Facebook ‘ignored racial bias research’: Former employees claim the tech giant is ‘failing’ and ‘hurting people at scale’
- Whistleblowers claim they told superiors their new system is racially biased
- Research found black people’s accounts were 50% more likely to be disabled
- They were allegedly told to keep the findings quiet and to stop any further research
Facebook whistleblowers allege the tech giant ignored racial bias research as early as mid-2019 on Instagram’s automatic removal system and told employees to keep the findings secret.
In mid-2019, researchers for Facebook-owned Instagram found that accounts that said they belonged to a black person were 50 per cent more likely to have their accounts disabled by the new moderation system than white people.
The new system, designed to remove problematic and bullying accounts, was introduced to the photo-sharing app in 2019.
The revelation, made to NBC News, came from two current and one former staffers.
Facebook CEO Mark Zuckerberg testifies before the Senate judiciary and commerce committees on Capitol Hill on April 10, 2018, in Washington, D.C
After taking complaints to their superiors, the employees were ordered to stop researching the racial bias in the system, and to avoid talking to their colleagues about the shortfalls in the system.
Adding to the allegations, more than six current and former employees confirmed the company had ignored the emerging evidence of racial bias.
Facebook’s vice president of growth and analytics Alex Schultz told NBC the company had not ‘ignored research.’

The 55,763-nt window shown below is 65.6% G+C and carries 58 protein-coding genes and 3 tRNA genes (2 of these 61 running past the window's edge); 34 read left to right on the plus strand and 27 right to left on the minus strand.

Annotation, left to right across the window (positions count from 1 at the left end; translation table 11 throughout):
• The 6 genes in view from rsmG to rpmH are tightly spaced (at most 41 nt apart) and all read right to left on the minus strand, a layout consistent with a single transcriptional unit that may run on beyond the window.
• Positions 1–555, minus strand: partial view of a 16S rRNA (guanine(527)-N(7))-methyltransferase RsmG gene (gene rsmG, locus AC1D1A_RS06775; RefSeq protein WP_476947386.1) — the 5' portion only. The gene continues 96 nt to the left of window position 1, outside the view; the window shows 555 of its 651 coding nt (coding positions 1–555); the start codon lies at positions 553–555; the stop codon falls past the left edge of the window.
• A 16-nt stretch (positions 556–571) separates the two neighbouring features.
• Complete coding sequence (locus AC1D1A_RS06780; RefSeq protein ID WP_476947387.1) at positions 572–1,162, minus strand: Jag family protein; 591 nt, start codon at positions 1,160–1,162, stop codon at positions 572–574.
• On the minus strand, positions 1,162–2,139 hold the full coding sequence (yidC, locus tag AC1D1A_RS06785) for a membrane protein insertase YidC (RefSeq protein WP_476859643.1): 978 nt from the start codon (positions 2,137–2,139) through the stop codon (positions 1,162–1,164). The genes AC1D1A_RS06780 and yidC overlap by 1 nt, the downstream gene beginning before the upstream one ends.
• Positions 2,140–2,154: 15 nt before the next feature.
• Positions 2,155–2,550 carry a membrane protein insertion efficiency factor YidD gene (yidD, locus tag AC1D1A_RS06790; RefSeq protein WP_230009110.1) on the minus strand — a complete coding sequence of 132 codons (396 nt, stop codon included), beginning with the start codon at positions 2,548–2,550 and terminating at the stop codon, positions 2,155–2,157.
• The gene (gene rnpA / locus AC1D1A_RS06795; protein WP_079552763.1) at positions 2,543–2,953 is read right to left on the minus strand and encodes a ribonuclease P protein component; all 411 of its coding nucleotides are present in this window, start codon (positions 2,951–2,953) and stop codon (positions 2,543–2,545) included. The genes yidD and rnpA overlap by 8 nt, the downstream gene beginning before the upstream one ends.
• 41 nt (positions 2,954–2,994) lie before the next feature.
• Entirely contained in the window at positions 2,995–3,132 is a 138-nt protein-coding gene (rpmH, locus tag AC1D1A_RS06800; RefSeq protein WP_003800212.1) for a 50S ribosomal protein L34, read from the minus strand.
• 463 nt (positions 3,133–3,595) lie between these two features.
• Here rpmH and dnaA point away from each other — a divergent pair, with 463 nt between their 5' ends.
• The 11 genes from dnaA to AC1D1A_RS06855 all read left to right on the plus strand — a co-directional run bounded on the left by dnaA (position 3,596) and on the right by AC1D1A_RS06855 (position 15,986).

‘In this specific case we have put additional standards to ensure we approach the work of analyzing bias in a rigorous and ethical way,’ Shultz told The Hill in a statement.
Adding to the allegations, more than six current and former employees confirmed the company had ignored the emerging evidence of racial bias
‘There will be people who are upset with the speed we are taking action,’ Schultz said.
According to The Hill, Schultz added that the company had increased investments in understanding hate speech and any bias in their algorithm. He did not say how much the investment was.
Facebook spokeswoman Carolyn Glanville told NBC: ‘We are actively investigating how to measure and analyze internet products along race and ethnic lines responsibly and in partnership with other companies.’
CEO Mark Zuckerberg has often been targetted over the amount of hate speech on the Facebook platform.
Yesterday, BuzzFeedNews reported that former employees felt the company was ‘failing’ and ‘hurting people at scale’.
At the start of this month, Boston-based software engineer Max Wang left the company, but not before uploading a video to Facebook’s internal messaging system to condemn the practices he’d seen during his seven-year stint.